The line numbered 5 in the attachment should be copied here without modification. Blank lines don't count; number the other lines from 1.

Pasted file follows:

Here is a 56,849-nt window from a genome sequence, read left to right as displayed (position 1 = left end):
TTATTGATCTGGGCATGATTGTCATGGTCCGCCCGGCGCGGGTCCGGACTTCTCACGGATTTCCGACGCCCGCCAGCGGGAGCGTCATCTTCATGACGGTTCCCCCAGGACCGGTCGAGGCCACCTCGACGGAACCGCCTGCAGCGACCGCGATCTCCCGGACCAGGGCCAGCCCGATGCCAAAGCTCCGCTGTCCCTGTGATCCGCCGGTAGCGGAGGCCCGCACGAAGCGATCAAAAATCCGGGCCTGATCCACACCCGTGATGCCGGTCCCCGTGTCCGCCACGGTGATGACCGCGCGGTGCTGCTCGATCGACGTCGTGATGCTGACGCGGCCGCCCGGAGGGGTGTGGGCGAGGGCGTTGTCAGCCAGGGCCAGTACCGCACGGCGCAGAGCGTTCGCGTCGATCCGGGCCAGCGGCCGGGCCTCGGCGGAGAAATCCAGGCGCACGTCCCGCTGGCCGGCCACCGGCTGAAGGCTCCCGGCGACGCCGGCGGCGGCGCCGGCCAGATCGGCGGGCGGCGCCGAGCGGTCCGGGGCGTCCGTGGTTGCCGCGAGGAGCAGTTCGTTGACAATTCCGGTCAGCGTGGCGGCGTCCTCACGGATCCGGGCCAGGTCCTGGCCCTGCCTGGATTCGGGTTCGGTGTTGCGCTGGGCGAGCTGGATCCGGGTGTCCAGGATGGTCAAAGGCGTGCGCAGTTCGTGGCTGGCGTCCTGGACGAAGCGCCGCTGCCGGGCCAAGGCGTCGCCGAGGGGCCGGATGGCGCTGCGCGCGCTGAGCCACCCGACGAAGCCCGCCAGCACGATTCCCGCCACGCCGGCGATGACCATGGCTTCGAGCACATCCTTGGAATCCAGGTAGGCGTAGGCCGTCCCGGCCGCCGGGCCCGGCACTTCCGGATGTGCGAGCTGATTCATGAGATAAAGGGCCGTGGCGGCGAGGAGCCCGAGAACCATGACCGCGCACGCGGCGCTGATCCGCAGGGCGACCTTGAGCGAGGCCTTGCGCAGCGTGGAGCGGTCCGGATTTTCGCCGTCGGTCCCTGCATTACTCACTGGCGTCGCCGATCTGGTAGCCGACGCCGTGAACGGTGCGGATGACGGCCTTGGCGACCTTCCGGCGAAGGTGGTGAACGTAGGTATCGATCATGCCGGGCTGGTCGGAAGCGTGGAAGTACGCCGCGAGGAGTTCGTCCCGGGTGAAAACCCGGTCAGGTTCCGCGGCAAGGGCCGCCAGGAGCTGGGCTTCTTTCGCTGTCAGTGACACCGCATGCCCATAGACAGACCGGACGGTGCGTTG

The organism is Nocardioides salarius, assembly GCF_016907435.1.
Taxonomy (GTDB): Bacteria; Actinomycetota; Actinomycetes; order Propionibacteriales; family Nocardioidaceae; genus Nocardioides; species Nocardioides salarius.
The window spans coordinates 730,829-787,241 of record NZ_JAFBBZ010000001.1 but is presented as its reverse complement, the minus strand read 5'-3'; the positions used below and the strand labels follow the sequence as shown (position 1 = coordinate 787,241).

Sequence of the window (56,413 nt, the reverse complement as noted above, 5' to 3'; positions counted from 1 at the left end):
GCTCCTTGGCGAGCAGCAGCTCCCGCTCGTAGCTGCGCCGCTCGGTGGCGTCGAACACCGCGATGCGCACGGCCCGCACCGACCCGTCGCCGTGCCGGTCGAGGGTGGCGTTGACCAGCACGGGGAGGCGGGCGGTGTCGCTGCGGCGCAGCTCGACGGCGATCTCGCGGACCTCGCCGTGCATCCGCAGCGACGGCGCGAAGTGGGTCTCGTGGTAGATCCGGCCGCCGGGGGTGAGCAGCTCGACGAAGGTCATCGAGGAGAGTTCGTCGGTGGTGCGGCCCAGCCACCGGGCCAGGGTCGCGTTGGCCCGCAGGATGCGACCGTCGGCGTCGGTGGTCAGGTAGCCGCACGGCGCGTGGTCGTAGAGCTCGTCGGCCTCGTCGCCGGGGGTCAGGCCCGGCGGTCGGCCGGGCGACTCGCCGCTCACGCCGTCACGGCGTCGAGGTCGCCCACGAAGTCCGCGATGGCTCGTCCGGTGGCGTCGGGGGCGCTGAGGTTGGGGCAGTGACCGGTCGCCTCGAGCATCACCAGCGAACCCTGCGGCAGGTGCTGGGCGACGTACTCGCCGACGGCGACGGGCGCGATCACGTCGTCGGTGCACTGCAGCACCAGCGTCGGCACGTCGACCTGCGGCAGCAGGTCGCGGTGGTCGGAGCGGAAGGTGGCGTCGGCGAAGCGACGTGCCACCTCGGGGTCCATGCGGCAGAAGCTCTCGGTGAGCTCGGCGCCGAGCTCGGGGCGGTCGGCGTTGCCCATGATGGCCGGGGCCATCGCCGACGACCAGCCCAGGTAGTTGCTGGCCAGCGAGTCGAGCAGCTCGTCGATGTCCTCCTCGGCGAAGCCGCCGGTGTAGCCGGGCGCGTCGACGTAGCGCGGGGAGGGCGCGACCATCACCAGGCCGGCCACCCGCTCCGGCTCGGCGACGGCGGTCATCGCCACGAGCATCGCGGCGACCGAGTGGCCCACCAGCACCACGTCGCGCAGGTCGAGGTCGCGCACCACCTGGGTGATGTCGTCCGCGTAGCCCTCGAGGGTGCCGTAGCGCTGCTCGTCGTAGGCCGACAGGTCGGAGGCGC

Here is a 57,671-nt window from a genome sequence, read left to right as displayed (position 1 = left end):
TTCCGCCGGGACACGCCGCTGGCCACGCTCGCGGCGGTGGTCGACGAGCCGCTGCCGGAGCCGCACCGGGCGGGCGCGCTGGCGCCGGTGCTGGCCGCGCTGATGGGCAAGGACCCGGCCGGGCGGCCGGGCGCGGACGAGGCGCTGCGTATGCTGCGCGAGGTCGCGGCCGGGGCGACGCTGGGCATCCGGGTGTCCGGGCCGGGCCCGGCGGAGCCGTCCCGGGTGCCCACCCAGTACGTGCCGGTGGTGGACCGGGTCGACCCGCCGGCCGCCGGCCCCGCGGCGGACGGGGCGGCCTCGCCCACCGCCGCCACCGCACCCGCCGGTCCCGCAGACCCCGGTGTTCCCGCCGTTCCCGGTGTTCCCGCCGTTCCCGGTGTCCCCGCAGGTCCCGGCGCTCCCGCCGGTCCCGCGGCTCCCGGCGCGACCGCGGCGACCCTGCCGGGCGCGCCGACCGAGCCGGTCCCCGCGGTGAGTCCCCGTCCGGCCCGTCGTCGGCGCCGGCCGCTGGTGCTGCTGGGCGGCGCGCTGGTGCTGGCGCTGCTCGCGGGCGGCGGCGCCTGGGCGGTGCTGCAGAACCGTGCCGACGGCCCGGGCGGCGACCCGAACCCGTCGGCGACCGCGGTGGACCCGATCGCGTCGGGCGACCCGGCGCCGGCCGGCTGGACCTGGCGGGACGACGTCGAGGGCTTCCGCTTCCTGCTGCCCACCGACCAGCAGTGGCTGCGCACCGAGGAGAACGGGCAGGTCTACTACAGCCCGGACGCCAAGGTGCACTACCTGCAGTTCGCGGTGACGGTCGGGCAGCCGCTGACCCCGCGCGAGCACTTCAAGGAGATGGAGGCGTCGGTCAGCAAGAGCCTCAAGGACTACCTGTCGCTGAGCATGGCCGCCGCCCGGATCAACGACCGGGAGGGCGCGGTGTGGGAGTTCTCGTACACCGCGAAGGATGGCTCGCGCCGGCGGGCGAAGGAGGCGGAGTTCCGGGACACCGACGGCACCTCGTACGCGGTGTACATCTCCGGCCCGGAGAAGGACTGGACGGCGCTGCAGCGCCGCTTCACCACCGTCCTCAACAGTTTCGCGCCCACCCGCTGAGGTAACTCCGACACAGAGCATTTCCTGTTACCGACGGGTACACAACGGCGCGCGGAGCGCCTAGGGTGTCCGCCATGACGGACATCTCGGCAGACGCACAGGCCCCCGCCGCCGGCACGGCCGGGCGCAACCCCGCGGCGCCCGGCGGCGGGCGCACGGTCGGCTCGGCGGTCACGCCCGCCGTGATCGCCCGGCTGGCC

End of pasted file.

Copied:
The window spans coordinates 730,829-787,241 of record NZ_JAFBBZ010000001.1 but is presented as its reverse complement, the minus strand read 5'-3'; the positions used below and the strand labels follow the sequence as shown (position 1 = coordinate 787,241).